1933 - Robert Byron
The Shapur Cave
At this time of year, when the emerald grass is sprouting, the grey villages, irregular fields, winding lanes, and broken-down stone walls of the Kazerun valley remind one of Ireland. Even the palms are not wholly out of place in such a comparison.
The neighbouring ruins of Shapur, although close to the main road, offer as virgin, if not so interesting, an archaeological field as those of Firuzabad. The place was named after its founder, Shapur I, whose relations with the gods, numerous victories, and capture of the Roman Emperor Valerian, are depicted on the walls of a miniature gorge. As documents, these reliefs give a detailed picture of Sasanian fashions in harness, hats, trousers, shoes, and weapons. As monuments, they are an interesting survival of that uncouth impulse which prompted the early monarchies of Egypt, Mesopotamia, and Iran to hew themselves immortality out of the living rock. As works of art, they have borrowed from Rome, possibly through Roman prisoners, and mask their barbarous ostentation under a veneer of Mediterranean stateliness and opulence. Those who admire force without art, and form without mind, find them lovely.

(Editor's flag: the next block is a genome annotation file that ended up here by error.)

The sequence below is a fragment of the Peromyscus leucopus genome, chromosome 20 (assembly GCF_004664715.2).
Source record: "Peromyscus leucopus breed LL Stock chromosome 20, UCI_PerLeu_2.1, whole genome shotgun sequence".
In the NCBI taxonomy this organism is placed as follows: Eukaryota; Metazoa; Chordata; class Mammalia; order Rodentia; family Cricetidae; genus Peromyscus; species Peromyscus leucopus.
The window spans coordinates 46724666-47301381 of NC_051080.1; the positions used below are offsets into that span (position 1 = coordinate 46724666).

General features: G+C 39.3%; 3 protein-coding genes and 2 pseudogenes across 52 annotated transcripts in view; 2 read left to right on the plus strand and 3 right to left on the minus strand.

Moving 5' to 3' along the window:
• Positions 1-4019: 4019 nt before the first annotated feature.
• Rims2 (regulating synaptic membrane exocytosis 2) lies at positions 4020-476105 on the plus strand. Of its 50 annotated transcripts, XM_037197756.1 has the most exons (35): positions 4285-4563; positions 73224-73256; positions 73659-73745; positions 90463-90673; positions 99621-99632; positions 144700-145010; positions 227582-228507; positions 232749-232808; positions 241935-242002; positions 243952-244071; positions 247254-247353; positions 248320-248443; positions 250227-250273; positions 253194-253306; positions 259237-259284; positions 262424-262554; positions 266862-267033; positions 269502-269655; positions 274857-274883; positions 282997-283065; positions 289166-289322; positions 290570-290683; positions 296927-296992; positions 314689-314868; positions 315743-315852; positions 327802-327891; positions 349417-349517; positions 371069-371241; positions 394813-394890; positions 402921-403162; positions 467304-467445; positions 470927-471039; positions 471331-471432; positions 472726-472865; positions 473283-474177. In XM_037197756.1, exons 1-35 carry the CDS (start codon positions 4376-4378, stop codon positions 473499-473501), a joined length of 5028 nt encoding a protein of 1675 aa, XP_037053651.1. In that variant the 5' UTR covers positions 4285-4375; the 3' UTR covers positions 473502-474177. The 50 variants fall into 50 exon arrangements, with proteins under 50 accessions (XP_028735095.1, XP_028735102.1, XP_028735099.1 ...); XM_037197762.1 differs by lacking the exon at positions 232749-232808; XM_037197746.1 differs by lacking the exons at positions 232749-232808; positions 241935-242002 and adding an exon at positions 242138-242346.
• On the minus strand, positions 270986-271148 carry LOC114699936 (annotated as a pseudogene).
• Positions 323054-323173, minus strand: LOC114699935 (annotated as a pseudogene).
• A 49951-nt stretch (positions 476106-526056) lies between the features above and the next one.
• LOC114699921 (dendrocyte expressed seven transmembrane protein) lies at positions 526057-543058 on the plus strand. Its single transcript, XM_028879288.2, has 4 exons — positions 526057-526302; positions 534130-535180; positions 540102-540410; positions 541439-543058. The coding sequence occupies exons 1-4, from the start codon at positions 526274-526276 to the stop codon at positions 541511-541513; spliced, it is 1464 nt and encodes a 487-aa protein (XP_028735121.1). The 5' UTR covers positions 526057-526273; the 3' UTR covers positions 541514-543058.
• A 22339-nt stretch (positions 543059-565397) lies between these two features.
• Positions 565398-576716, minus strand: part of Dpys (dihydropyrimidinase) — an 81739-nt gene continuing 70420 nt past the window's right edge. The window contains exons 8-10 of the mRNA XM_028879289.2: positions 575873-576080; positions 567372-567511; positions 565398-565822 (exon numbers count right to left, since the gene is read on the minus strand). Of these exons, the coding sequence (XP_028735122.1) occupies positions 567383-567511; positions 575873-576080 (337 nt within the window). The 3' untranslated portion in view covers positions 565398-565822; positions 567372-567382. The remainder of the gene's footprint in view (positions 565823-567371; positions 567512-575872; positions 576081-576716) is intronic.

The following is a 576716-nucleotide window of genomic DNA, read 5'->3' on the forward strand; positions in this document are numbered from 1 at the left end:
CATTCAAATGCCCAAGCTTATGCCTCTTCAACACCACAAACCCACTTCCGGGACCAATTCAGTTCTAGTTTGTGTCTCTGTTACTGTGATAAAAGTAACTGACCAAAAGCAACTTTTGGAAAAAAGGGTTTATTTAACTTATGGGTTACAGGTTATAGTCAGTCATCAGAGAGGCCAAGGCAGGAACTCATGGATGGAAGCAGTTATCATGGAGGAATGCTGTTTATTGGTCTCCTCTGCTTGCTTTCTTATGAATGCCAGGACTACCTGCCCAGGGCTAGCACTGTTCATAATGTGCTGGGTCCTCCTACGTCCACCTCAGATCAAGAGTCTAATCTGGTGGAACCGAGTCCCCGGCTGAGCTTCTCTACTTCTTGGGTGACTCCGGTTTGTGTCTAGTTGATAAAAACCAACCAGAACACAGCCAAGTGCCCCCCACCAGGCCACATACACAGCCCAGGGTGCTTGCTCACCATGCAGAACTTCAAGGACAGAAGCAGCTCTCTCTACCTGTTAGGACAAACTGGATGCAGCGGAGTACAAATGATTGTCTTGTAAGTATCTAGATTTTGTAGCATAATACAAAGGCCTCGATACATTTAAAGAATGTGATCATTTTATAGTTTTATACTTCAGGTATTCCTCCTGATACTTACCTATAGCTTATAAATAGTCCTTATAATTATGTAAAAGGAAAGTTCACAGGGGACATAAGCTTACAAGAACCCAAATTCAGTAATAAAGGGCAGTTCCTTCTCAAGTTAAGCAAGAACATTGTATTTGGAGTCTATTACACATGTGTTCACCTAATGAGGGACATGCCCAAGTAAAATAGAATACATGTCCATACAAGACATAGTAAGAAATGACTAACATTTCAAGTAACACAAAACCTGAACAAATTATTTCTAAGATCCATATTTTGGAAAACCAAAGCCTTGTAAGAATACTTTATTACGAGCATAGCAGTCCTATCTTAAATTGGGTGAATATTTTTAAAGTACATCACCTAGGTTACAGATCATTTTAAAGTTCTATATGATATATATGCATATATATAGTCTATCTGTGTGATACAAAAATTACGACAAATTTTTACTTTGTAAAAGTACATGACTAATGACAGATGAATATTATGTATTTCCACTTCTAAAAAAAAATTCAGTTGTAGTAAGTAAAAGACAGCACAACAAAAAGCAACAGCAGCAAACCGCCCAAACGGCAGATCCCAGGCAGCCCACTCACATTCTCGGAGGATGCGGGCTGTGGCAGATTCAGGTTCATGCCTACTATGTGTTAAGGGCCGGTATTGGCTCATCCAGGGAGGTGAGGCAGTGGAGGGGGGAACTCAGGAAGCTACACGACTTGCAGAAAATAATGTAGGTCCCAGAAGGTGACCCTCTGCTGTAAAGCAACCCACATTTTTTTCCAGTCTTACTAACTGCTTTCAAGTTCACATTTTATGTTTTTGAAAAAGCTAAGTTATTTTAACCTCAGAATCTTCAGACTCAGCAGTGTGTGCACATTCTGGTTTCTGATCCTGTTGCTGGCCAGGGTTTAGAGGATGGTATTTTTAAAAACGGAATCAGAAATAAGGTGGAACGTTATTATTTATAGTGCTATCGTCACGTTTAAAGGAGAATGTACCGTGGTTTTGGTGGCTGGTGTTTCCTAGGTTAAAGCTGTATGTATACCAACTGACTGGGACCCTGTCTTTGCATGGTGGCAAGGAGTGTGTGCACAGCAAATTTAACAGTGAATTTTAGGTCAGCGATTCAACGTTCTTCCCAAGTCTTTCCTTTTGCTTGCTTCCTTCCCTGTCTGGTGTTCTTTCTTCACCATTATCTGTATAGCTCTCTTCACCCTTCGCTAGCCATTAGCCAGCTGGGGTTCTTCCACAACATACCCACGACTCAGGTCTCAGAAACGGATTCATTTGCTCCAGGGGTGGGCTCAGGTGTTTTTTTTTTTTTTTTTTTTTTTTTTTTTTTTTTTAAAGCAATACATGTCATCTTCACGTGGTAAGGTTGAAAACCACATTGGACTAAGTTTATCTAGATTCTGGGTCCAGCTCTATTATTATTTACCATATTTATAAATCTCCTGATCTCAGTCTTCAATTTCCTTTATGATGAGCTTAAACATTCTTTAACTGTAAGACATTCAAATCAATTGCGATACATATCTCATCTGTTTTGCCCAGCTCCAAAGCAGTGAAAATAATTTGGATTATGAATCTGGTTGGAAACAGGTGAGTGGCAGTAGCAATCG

The statue of Shapur, in full round and three times life-size, improves on the reliefs only by its situation, which is at the mouth of a cave three miles up the valley behind the gorge. A climb of 600 feet leads up to it. The last fifteen were perpendicular, and I stuck, while the valley swam below me. But before I could resist, the villagers had bundled me up like a sack, as they did our Iunch and wine. The statue must have been twenty feet high, and have stretched from floor to ceiling just inside the entrance. At present a crowned head with a Velasquez beard and the curls of a Spanish Infanta lies at the bottom of a cavity, above which inclines a torso sprigged with muslin tassels and broken off at the thighs. Mr. Hyde carved his name on it in 1821. We were just in time to stop Jamshyd Taroporevala, our Indian chauffeur, from adding his. Two feet in square-toed shoes still occupy the pedestal.
The back of the cave descends into a series of enormous pits whence ramify cathedrals of impenetrable obscurity. We had a lantern, but its range was helpless against such distances, and it served only to warn us there was too much water to explore them.
The Road to Oxiana